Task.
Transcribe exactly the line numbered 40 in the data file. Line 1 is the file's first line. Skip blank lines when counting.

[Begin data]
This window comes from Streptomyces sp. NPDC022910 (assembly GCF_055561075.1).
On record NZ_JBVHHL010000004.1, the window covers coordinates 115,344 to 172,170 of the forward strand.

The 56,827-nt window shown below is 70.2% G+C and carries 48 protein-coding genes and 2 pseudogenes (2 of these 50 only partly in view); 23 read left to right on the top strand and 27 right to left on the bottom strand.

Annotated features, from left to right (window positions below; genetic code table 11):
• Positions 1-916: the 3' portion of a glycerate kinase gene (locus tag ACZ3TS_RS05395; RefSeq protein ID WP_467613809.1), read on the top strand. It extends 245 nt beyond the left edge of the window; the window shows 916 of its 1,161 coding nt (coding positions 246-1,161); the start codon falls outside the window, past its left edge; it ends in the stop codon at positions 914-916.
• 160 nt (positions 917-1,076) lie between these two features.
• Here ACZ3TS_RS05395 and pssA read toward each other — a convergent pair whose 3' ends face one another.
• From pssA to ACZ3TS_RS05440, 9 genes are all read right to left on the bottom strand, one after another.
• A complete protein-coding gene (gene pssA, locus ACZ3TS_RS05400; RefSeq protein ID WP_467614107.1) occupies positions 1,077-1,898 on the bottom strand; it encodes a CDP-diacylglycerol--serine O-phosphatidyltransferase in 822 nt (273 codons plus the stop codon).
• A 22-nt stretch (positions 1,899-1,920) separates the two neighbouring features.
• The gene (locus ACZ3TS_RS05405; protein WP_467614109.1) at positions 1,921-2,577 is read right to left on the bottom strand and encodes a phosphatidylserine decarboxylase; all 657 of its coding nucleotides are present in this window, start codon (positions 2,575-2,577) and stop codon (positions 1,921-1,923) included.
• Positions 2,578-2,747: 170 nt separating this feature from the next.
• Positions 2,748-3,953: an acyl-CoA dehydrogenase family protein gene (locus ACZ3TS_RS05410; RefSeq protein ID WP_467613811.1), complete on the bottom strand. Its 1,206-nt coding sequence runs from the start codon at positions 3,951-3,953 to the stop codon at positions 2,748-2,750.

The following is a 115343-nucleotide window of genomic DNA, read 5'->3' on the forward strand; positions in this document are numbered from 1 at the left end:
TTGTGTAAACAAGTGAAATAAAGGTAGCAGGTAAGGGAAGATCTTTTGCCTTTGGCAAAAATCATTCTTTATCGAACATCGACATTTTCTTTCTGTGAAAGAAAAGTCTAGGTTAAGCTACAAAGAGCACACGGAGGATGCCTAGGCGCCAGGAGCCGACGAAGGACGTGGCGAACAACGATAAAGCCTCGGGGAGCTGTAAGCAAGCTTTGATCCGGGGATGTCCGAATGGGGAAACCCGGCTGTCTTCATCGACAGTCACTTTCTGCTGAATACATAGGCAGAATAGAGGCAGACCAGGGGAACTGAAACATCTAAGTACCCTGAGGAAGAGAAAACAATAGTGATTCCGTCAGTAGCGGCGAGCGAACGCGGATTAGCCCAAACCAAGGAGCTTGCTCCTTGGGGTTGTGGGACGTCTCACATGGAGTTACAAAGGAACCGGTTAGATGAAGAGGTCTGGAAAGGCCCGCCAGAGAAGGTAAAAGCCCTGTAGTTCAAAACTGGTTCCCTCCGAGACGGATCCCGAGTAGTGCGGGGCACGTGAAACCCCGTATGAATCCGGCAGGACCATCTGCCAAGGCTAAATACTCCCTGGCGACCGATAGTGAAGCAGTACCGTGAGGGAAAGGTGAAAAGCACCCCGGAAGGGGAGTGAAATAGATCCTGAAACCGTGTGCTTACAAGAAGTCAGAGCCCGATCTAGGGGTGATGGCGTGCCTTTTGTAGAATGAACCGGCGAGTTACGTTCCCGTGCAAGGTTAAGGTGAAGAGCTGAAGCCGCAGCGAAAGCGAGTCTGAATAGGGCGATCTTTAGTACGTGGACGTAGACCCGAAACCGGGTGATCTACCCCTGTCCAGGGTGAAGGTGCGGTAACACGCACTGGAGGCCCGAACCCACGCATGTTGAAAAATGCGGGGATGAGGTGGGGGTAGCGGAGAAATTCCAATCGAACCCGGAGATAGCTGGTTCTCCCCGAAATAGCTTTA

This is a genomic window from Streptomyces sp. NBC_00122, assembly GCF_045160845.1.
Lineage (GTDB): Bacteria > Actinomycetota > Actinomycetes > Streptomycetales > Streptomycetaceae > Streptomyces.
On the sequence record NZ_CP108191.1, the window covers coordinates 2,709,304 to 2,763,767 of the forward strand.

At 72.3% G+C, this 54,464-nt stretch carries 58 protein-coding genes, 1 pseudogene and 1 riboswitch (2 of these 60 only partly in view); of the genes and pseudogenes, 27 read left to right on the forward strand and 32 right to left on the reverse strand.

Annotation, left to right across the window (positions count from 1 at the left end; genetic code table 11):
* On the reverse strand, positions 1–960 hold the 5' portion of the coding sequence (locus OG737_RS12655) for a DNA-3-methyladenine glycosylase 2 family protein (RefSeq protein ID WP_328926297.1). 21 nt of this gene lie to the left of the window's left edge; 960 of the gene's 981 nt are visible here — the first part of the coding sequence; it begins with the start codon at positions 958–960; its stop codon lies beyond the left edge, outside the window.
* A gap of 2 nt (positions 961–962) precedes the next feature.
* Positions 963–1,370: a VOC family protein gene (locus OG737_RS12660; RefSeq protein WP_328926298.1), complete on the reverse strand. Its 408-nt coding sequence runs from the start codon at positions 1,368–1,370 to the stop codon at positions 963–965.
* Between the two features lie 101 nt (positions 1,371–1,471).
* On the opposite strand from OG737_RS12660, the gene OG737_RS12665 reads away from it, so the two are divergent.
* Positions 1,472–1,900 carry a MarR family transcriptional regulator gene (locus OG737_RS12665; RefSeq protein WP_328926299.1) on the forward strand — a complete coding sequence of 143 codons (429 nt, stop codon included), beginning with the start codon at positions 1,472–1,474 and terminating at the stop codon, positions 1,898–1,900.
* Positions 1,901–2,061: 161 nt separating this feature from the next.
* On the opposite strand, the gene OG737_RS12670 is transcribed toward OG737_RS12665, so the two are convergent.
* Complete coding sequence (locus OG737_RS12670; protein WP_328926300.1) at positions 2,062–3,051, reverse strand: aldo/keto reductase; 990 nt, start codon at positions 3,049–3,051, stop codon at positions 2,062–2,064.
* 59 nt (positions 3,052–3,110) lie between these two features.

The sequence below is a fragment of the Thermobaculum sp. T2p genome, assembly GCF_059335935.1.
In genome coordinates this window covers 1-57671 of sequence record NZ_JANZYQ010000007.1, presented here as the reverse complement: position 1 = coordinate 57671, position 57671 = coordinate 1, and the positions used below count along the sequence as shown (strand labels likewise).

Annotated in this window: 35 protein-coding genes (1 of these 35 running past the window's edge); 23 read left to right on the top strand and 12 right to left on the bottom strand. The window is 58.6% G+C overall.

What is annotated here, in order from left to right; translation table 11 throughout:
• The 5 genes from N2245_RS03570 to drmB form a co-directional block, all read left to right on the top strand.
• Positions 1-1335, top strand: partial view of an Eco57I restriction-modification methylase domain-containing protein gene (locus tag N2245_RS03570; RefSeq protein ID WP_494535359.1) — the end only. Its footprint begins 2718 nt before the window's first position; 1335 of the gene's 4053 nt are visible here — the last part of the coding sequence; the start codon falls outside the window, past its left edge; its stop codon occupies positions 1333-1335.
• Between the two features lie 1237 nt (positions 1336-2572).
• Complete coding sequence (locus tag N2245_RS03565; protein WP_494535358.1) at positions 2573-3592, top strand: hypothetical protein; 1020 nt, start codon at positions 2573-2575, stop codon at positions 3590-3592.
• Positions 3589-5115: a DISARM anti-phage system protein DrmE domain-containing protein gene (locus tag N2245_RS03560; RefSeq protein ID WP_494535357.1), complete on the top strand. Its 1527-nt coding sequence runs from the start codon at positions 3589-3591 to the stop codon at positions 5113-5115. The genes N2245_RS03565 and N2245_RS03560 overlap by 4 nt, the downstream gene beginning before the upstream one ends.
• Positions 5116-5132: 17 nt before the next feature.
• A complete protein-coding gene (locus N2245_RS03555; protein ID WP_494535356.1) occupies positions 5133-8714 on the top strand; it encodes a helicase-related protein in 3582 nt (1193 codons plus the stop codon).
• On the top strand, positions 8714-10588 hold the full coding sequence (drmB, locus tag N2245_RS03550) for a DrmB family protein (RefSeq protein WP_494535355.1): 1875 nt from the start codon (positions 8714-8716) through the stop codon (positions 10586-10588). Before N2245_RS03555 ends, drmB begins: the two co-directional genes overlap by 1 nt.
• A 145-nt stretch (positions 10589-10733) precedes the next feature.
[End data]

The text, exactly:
• Positions 5116-5132: 17 nt before the next feature.